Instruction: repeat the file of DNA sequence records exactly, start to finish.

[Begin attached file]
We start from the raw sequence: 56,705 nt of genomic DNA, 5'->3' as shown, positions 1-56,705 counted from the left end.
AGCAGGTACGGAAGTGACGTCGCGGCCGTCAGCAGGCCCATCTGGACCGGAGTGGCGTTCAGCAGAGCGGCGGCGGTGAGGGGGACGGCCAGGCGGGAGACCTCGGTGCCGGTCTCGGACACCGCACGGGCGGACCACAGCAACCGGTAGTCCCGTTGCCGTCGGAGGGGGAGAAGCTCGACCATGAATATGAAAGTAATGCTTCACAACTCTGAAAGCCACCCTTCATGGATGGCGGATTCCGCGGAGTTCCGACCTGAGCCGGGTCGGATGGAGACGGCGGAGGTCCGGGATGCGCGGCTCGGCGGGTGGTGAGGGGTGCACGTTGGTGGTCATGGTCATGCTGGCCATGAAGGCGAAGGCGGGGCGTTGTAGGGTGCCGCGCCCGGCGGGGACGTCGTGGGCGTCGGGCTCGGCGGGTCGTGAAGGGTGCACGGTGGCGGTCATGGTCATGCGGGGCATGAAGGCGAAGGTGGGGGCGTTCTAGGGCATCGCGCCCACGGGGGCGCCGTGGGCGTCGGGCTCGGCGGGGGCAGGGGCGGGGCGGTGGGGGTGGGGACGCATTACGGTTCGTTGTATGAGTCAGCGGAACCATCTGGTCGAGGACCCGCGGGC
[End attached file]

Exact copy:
We start from the raw sequence: 56,705 nt of genomic DNA, 5'->3' as shown, positions 1-56,705 counted from the left end.
AGCAGGTACGGAAGTGACGTCGCGGCCGTCAGCAGGCCCATCTGGACCGGAGTGGCGTTCAGCAGAGCGGCGGCGGTGAGGGGGACGGCCAGGCGGGAGACCTCGGTGCCGGTCTCGGACACCGCACGGGCGGACCACAGCAACCGGTAGTCCCGTTGCCGTCGGAGGGGGAGAAGCTCGACCATGAATATGAAAGTAATGCTTCACAACTCTGAAAGCCACCCTTCATGGATGGCGGATTCCGCGGAGTTCCGACCTGAGCCGGGTCGGATGGAGACGGCGGAGGTCCGGGATGCGCGGCTCGGCGGGTGGTGAGGGGTGCACGTTGGTGGTCATGGTCATGCTGGCCATGAAGGCGAAGGCGGGGCGTTGTAGGGTGCCGCGCCCGGCGGGGACGTCGTGGGCGTCGGGCTCGGCGGGTCGTGAAGGGTGCACGGTGGCGGTCATGGTCATGCGGGGCATGAAGGCGAAGGTGGGGGCGTTCTAGGGCATCGCGCCCACGGGGGCGCCGTGGGCGTCGGGCTCGGCGGGGGCAGGGGCGGGGCGGTGGGGGTGGGGACGCATTACGGTTCGTTGTATGAGTCAGCGGAACCATCTGGTCGAGGACCCGCGGGC